Sheffield Children's Hospital wins audiology accreditationPublished Date: 13 Jun 2016
Sheffield Children's NHS Foundation Trust is the first of its kind in Yorkshire, and one of only a handful across the UK, to receive a prestigious accreditation for its paediatric audiology service.
The Trust’s audiology team has achieved IQIPS (Improving Quality in Physiological Services) status. This badge of quality shows they are meeting standards set by the United Kingdom Accreditation Service (UKAS) and providing deaf children with the very best care.
Claire Wheeler, whose son is deaf and has used the audiology services for 10 years, said: “The staff always go over and above to provide a really outstanding service, so I’m not surprised they have received this award. When my son was first diagnosed, it was hard to take in, but the audiology team was so supportive and reassuring. I’ve been able to pass their advice on to other families through the Sheffield Deaf Children’s Society, so they are helping even more people than they realise.”
Sheffield Children's NHS Foundation Trust is one of only 19 paediatric audiology services, out of 134 across the country, to achieve IQIPS accreditation. Nowhere else in Yorkshire is accredited for the full range of audiology services.
Alison Lawson, our Regional Director in Yorkshire, said: “Children learn and socialise through hearing, so good audiology services can be vital to a deaf child’s success in life. This accreditation will come as a great comfort to parents of deaf children in Sheffield who, until now, had no way of knowing if the audiology services they rely on are fit for purpose. I hope services across Yorkshire follow Sheffield’s lead and demonstrate their quality by becoming IQIPS accredited.”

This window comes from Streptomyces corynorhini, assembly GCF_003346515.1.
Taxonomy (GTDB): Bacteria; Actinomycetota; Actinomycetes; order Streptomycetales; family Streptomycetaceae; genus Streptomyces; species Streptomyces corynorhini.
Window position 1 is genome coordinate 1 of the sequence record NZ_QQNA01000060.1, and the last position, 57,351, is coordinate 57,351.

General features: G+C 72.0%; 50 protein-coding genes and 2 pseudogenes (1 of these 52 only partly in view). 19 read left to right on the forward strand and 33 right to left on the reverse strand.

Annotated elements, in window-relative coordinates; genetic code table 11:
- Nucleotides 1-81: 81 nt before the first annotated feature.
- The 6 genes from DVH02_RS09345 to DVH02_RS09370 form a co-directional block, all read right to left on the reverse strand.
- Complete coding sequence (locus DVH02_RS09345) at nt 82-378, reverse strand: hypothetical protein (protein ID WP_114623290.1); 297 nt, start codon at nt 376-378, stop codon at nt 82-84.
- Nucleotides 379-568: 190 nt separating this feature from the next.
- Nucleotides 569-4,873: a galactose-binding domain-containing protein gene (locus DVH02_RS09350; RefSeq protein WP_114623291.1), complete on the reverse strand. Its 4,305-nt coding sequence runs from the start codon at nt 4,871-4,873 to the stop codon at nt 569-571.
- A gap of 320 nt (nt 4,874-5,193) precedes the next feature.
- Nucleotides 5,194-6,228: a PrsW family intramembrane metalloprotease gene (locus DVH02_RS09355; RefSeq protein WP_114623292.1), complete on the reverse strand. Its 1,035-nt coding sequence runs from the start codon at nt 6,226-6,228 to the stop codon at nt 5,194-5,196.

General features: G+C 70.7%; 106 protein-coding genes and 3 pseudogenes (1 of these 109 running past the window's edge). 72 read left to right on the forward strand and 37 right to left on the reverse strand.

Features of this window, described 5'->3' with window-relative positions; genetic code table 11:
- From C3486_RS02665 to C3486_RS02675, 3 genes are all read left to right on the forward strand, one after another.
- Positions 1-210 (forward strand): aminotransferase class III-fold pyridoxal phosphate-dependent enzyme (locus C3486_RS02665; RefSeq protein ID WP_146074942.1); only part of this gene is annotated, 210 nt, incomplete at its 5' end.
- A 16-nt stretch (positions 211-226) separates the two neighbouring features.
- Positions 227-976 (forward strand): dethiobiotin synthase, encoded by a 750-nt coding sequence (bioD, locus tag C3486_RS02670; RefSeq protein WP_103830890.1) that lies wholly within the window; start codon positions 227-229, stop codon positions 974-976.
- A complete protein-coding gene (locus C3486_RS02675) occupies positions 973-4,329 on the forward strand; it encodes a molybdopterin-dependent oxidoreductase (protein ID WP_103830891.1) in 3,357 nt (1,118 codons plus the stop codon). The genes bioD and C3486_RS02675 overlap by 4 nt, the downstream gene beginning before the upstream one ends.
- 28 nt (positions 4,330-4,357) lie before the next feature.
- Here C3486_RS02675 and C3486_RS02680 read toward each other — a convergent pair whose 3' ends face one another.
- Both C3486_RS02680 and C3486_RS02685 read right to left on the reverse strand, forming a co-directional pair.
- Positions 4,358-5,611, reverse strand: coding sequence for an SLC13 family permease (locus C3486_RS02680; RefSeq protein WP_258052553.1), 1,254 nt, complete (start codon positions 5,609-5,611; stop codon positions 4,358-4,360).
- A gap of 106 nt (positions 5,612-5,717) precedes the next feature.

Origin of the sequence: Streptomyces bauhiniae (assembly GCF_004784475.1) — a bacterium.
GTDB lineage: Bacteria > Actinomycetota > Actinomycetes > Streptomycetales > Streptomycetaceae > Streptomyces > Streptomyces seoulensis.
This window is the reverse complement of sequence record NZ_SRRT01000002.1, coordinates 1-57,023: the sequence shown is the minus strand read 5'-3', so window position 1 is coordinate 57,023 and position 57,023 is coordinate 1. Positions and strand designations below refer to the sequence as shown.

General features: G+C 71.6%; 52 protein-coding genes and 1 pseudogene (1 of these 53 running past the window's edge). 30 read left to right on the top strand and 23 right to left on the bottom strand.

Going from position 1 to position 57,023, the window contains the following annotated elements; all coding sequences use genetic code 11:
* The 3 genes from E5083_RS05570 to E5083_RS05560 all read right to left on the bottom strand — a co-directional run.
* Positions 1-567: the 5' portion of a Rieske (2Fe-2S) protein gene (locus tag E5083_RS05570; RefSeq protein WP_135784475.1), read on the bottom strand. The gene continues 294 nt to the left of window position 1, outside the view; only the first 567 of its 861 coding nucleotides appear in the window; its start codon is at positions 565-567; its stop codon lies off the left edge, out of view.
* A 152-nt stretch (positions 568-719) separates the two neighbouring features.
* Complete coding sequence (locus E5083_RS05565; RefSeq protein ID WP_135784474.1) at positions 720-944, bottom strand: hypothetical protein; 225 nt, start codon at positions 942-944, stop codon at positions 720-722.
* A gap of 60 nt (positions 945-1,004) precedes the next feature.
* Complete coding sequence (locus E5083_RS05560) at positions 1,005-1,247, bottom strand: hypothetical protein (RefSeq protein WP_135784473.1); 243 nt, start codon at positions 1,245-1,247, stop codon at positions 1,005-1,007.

The audiology team had to submit evidence about their facilities, patient experiences, safety and service quality to achieve accreditation. Four assessors then visited over a three day period to judge the service first-hand.
Teresa Loxley, Paediatric Audiology Service Manager at Sheffield Children's NHS Foundation Trust, commented: “Although it is not mandatory to be an accredited service, we have always strived to provide a first class service to all the patients and their families, and it is fantastic that this accreditation is proving the excellence we’re committed to.”
The Trust signed up to IQIPS voluntarily to show that it provides the best care; paediatric audiology services are not independently assessed for quality and safety unless they join IQIPS. Mandatory inspections were abolished in 2012, despite NHS reports showing that a third of audiology services were missing government targets and failing deaf children - so we're campaigning for IQIPS to be mandatory for all children's audiology services.
Paul Stennett, Chief Executive of UKAS, added: “Many congratulations to everyone on the audiology team. This accreditation reassures patients that the audiology services at Sheffield Children’s NHS Foundation Trust are of the highest quality. I am also delighted that a solely-paediatric audiology service has achieved this recognition, as it advances the aims of the National Deaf Children’s Society’s Listen Up campaign.”
To find out more about our campaign to make IQIPS mandatory for children's audiology services, go to www.ndcs.org.uk/listenup.